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Use your loaf!

This banana bread not only tastes great, it's also packed with amazing nutrients which can

help brain function and boost

your immune system. 




Can intelligence really be enhanced by the food we eat?


Sorry to break this to you, but there is unfortunately no secret recipe to boost your IQ or actually make you smarter!


Evidence suggests, however, that the right types of foods can help concentration, focus, behaviour and mood. 

And, no real surprise here, these are the same types of foods that help sustain energy to enhance sports performance! 


A little bit of science ...














The human brain is a highly metabolically active tissue which

depends on a constant supply of blood glucose to meet its energy needs.

The brain is composed principally of fat and water and is made up of billions of cells,

or neurons which require macronutrients (carbohydrate, protein and fat) as well as

micronutrients (vitamins and minerals).


Energy, generated from food, regulates the growth and change of the cells in the brain.


Scientific evidence that some foods can actually help you focus and concentrate better is still in its infancy, although there have been many studies over the past ten years on the influence of diet on mental function in young people. If you're looking for evidence, have a look at the recent research by the Human Appetite Research Unit at the University of Leeds, which shows that habitual breakfast eating and school breakfast programmes have a positive effect on children’s academic performance, with the clearest effects being measured on the mathematical and arithmetic grades of undernourished children. According to the report, children who skip breakfast have more difficulty focussing on classroom tasks and concentrating in class, which is apparent in both well and undernourished children and children from deprived backgrounds. Also,  according to a study of over 7000 children by researchers at Bristol University, does suggest that eating the right types of foods can enhance concentration, focus, behaviour and mood.





 Nourishing the body with a healthy, unprocessed, nutrient-rich diet will certainly help towards 

fueling the brain for effective learning, optimising a child's ability to engage with their work 

and therefore achieve his or her potential.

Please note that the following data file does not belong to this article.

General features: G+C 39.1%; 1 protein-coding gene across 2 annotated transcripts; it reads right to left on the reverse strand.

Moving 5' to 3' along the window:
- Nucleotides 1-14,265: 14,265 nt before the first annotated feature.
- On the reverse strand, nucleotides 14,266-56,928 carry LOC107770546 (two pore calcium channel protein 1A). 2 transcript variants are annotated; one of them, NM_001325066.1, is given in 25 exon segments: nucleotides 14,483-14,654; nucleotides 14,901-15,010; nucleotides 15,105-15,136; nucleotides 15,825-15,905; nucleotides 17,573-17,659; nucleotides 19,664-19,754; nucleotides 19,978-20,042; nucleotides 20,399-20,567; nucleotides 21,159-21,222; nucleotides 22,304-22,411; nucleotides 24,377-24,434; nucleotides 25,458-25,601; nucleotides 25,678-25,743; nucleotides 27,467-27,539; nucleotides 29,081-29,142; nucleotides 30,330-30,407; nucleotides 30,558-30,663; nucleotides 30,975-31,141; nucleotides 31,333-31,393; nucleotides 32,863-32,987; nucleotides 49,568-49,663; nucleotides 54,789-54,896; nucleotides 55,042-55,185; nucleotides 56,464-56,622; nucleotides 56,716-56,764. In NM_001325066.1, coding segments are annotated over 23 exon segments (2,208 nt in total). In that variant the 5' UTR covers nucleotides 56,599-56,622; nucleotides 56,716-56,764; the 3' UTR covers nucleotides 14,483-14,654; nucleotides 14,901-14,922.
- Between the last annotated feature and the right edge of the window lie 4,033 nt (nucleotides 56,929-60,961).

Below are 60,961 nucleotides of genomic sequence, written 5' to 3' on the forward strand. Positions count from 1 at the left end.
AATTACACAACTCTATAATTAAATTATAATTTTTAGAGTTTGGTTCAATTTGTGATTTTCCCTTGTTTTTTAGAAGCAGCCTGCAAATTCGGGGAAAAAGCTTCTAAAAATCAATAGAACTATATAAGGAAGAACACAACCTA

That's a good balance of slow-release carbohydrate to keep blood sugar levels steady, good quality protein, healthy unsaturated fat (e.g. omega-3's) and plenty of vitamins and minerals. Try this banana malt loaf, or rather BRAINY BANANA BREAD, as we like to call it - it's guaranteed to get the brain in gear!



 Brainy Banana Bread  

Kids love to make this banana bread in food tech. For more vegetable-and fruit-themed recipes, see,

or get the book!

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Packed with omega 3s from the nuts and seeds, sweetened with banana (providing potassium and other important minerals), immune-boosting malt extract and sustaining wholemeal flour, we like to call this banana maltloaf our 'brainy banana bread'.  It will keep for a while, wrapped in greaseproof paper or foil, and does, in fact, improve over the days. Sandwich a couple of slices with unsalted butter and wrap in foil to eat at breaktime!


If you make this bread in food tech and you're a nut-free school, just replace the nuts for seeds.


It's loaded with good, sustaining energy too, making this bread an effective (and very tasty) after-school

booster to keep kids going for an evening's sports activities or as a brain-boosting snack in between exams.



  • 180g self-raising wholemeal flour

  • 1 tsp ground cinnamon

  • 1 tsp baking powder

  • pinch of salt

  • 1 tbsp milled Chia seeds

  • 150g raisins

  • 20g sunflower seeds

  • 20g nuts - pecans, almonds or walnuts, roughly chopped 

  • 100g glace cherries, dates or dried apricots, or a mix of all three, roughly chopped

  • 100g unsalted butter, softened

  • 75g soft dark brown muscovado sugar

  • 2 tbsp malt extract

  • 1 large, free-range egg

  • 2 tbsp natural yoghurt

  • 1 large ripe banana, mashed with a fork

  • 1 tbsp Demerara sugar mixed with 1/2 tsp ground cinnamon

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Prep time - 5 mins 

Cook time - 1-1 1/4 hours

Equipment needed - 2 bowls, fork, spoon, electric whisk, 1 litre loaf tin, wire rack.



  1. Preheat the oven to 180°C/gas mark 4 and lightly grease a 1 litre loaf tin.

  2. Put the flour into a bowl with the cinnamon, baking powder, chia seeds and salt. 

  3. Add the dried fruit, sunflower seeds and nuts.

  4. In another bowl, cream together the butter, the sugar and the malt extract with an electric whisk, until pale and fluffy. Beat in the egg. Stir in the yoghurt and the banana.

  5. Fold in the flour mixture until combined. The mixture will be fairly stiff.

  6. Spoon the mixture into the tin and sprinkle generously with the Demerara sugar/cinnamon mix.

  7. Bake in the oven for about 1 - 1 1/4 hours or until golden brown and cooked through.

  8. Place the tin on a wire rack to cool. Do not remove from the tin until the cake is completely cold.

  9. Slice and eat on its own or spread with cold, unsalted butter.



This depends on how thick your slices are, but here's a guestimate, per slice:

  • Energy (kcal)             229         

  • Protein (g)                 4

  • Carbohydrate (g)        35      (Of which sugars (g)      24)  

  • Fat (g)                       8.5     (Of which saturates (g)  1.5)

  • Salt (g)                      0.5         

  • Fibre (g)                    3         

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